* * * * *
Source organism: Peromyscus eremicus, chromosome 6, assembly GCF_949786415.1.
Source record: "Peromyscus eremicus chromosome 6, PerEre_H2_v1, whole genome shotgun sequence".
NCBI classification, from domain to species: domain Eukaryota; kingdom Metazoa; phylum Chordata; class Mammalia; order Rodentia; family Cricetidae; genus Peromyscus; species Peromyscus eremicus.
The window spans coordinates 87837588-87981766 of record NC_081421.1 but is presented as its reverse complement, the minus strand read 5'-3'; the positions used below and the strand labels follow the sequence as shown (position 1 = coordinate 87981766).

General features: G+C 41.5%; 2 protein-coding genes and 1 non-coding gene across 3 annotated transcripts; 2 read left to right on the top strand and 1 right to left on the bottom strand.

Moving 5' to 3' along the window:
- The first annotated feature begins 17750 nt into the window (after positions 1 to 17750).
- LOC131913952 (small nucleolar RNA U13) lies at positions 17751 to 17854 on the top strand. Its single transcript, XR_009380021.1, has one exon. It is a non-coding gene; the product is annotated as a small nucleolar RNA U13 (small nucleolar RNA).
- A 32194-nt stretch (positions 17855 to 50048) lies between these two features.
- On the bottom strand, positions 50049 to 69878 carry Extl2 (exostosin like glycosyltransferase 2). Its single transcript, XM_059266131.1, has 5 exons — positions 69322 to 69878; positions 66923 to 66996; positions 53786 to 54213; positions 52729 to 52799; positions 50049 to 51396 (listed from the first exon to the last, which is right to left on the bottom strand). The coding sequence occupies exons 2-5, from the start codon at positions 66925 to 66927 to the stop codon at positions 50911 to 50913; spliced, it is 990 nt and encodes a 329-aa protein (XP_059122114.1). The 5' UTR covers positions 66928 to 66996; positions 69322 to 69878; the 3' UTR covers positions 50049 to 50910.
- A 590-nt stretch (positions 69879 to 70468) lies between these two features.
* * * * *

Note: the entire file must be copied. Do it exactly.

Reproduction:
Source organism: Peromyscus eremicus, chromosome 6, assembly GCF_949786415.1.
Source record: "Peromyscus eremicus chromosome 6, PerEre_H2_v1, whole genome shotgun sequence".
NCBI classification, from domain to species: domain Eukaryota; kingdom Metazoa; phylum Chordata; class Mammalia; order Rodentia; family Cricetidae; genus Peromyscus; species Peromyscus eremicus.
The window spans coordinates 87837588-87981766 of record NC_081421.1 but is presented as its reverse complement, the minus strand read 5'-3'; the positions used below and the strand labels follow the sequence as shown (position 1 = coordinate 87981766).

General features: G+C 41.5%; 2 protein-coding genes and 1 non-coding gene across 3 annotated transcripts; 2 read left to right on the top strand and 1 right to left on the bottom strand.

Moving 5' to 3' along the window:
- The first annotated feature begins 17750 nt into the window (after positions 1 to 17750).
- LOC131913952 (small nucleolar RNA U13) lies at positions 17751 to 17854 on the top strand. Its single transcript, XR_009380021.1, has one exon. It is a non-coding gene; the product is annotated as a small nucleolar RNA U13 (small nucleolar RNA).
- A 32194-nt stretch (positions 17855 to 50048) lies between these two features.
- On the bottom strand, positions 50049 to 69878 carry Extl2 (exostosin like glycosyltransferase 2). Its single transcript, XM_059266131.1, has 5 exons — positions 69322 to 69878; positions 66923 to 66996; positions 53786 to 54213; positions 52729 to 52799; positions 50049 to 51396 (listed from the first exon to the last, which is right to left on the bottom strand). The coding sequence occupies exons 2-5, from the start codon at positions 66925 to 66927 to the stop codon at positions 50911 to 50913; spliced, it is 990 nt and encodes a 329-aa protein (XP_059122114.1). The 5' UTR covers positions 66928 to 66996; positions 69322 to 69878; the 3' UTR covers positions 50049 to 50910.
- A 590-nt stretch (positions 69879 to 70468) lies between these two features.